Cataracts don’t have to cloud your vision
February 19, 2009 · 4:18 PM
BY Todd Johnston, MD
For the Reporter
Cataract, a common condition as we age, is a clouding of the usually transparent lens in the eye. The first signs of a cataract may be nothing more than poor night vision and headlight glare. Over time, cataracts grow. The increased cloudiness can blur your vision and eventually rob you of the joy and ability to read, drive a car or watch a favorite movie on TV. Thanks to today’s surgical advances, clear vision can often be safely restored. In fact, cataract surgery is the most commonly performed surgical procedure in the country, at 2.7 million annually.
What is a cataract? It develops in the lens of the eye, which is equivalent to the lens in a camera. This lens sits behind the iris and pupil, consisting mostly of water and protein. As we get older, the protein tends to clump together. The result is called a cataract. Light, which must pass through the lens to reach the retina, is partially blocked. The retina is responsible for sending nerve signals to the brain for interpretation of what we see. Depending on the size of the cataract, the reduced light makes vision blurry.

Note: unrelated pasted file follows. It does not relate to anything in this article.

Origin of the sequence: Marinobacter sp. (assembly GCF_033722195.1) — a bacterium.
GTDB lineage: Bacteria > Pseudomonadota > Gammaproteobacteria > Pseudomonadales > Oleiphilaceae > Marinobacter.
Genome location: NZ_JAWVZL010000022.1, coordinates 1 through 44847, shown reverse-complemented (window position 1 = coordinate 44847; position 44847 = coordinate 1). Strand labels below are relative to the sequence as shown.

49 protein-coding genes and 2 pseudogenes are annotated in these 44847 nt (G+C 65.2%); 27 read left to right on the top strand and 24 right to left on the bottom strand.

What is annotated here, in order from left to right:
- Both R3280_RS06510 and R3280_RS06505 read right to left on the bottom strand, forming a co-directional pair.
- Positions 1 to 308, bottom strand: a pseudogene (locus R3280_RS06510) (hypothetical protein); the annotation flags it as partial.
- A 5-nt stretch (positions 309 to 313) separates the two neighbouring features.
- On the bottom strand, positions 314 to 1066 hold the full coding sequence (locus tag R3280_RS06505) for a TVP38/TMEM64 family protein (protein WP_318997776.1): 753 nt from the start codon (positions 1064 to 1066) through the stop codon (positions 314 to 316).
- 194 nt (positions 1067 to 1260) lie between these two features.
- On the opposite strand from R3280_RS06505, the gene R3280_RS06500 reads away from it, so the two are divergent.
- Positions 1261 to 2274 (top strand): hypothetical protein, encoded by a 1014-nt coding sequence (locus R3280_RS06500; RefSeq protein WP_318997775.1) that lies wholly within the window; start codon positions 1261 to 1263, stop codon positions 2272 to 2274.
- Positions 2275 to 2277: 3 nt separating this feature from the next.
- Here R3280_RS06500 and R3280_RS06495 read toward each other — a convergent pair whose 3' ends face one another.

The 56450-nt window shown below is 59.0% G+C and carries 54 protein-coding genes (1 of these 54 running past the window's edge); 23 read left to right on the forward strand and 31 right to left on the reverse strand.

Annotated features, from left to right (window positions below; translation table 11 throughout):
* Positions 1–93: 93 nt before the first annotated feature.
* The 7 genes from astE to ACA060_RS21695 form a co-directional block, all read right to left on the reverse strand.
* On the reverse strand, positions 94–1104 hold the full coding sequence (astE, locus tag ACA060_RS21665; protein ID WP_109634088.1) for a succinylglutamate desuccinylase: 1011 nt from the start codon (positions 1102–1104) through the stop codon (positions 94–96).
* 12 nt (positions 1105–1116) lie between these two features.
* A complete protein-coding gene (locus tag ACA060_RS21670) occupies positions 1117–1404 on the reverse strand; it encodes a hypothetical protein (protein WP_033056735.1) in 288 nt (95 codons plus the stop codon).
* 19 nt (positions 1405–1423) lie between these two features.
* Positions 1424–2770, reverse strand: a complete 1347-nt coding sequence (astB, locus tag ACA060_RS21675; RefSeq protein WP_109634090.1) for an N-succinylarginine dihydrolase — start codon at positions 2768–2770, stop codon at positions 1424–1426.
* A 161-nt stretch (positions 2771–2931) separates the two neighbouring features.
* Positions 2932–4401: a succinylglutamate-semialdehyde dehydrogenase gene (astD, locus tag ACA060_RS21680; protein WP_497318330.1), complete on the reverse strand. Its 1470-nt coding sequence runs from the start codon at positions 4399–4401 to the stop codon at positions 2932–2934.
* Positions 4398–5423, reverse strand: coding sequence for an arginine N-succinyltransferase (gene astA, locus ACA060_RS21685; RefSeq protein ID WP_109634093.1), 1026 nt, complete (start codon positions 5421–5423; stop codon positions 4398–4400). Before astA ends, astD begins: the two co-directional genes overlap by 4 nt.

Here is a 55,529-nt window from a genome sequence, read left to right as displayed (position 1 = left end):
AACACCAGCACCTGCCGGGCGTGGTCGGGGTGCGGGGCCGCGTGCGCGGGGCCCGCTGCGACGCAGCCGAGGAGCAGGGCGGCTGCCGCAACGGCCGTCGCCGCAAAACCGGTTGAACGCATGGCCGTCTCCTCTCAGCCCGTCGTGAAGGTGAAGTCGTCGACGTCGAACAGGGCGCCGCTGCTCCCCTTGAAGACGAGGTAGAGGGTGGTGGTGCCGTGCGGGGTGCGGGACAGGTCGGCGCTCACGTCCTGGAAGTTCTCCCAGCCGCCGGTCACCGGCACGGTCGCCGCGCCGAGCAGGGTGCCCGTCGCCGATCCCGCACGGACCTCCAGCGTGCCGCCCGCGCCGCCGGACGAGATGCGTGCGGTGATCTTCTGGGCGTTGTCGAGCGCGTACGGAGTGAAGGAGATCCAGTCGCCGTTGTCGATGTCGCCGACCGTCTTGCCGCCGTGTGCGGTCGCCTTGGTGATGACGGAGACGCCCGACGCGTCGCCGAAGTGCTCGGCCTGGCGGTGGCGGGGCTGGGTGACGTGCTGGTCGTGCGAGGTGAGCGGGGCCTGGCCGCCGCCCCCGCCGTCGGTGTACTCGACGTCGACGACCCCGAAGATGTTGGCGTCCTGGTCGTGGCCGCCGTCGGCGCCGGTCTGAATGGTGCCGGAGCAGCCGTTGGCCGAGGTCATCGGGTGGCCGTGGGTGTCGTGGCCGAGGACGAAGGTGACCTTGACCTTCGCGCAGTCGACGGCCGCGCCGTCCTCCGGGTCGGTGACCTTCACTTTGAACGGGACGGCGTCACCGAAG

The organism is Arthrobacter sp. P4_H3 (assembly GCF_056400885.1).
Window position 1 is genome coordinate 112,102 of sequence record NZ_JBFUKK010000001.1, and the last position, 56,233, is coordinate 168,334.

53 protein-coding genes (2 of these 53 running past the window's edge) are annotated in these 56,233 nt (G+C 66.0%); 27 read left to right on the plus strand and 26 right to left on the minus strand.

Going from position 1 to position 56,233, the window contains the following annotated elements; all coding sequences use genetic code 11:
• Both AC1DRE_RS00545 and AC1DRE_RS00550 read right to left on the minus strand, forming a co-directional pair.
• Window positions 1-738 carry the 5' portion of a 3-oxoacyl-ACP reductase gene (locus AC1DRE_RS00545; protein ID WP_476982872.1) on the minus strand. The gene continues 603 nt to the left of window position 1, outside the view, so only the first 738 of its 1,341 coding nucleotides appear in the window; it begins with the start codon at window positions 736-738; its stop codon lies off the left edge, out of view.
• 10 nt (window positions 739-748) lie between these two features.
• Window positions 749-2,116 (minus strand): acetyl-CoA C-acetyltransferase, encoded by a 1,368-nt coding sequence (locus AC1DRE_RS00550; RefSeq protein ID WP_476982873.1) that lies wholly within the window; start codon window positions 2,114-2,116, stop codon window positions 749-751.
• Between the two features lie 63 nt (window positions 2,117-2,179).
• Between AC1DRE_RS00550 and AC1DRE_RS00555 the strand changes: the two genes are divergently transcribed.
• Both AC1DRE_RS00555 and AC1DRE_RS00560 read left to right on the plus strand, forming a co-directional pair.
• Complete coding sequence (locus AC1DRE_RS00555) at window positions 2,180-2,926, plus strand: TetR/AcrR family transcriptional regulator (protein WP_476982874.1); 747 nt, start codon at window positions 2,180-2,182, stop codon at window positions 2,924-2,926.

Another cause of age-related cataracts is lens discoloration. As we age, our clear lens can develop a yellow-brown cast. The “tinted” lens in turn can make color identification more difficult. Colors may appear faded.
Unfortunately at this time, cataracts cannot be prevented, and the only option to restore vision is surgery. There are ways to delay cataract formation including:
• don’t smoke;
• load up on foods high in antioxidants, such as fruit and dark green leafy vegetables;
• protect your eyes from ultraviolet sunlight with sunglasses and broad-brimmed hats;
• see your ophthalmologist for regular vision exams. Your eye care provider will also test for other age-related eye diseases such as glaucoma and macular degeneration.
Cataracts can only be detected with a comprehensive, dilated eye exam. For optimal vision and eye health, have a dilated eye exam at least every two years; annually if you have diabetes or the beginnings of cataract or as recommended by your doctor.
If you need surgery, today’s advanced technology and surgical techniques minimize risk and discomfort and maximize vision improvement. In fact, greater than nine out of 10 people find their vision restored to a level somewhere in the range of 20/20 to 20/40, which is needed to pass most driving tests. For those for whom vision is not improved, this is usually due to previous health issues, such as macular degeneration or glaucoma.
New technology, such as premium intraocular lens implants, have also made it easier to both read and see distance without the need for eyeglasses after cataract surgery.
The Eye Center at Valley Medical Center has experienced eye surgeons that can take care of your cataracts and any other vision needs. For an appointment or more information call 425-656-5345.